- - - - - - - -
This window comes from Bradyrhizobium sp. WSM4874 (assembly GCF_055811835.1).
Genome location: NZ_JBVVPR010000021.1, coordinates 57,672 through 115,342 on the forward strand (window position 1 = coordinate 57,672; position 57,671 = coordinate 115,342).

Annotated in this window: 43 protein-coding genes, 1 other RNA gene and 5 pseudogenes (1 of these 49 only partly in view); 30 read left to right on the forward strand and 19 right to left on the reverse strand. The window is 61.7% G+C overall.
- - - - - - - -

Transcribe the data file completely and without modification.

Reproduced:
This window comes from Bradyrhizobium sp. WSM4874 (assembly GCF_055811835.1).
Genome location: NZ_JBVVPR010000021.1, coordinates 57,672 through 115,342 on the forward strand (window position 1 = coordinate 57,672; position 57,671 = coordinate 115,342).

Annotated in this window: 43 protein-coding genes, 1 other RNA gene and 5 pseudogenes (1 of these 49 only partly in view); 30 read left to right on the forward strand and 19 right to left on the reverse strand. The window is 61.7% G+C overall.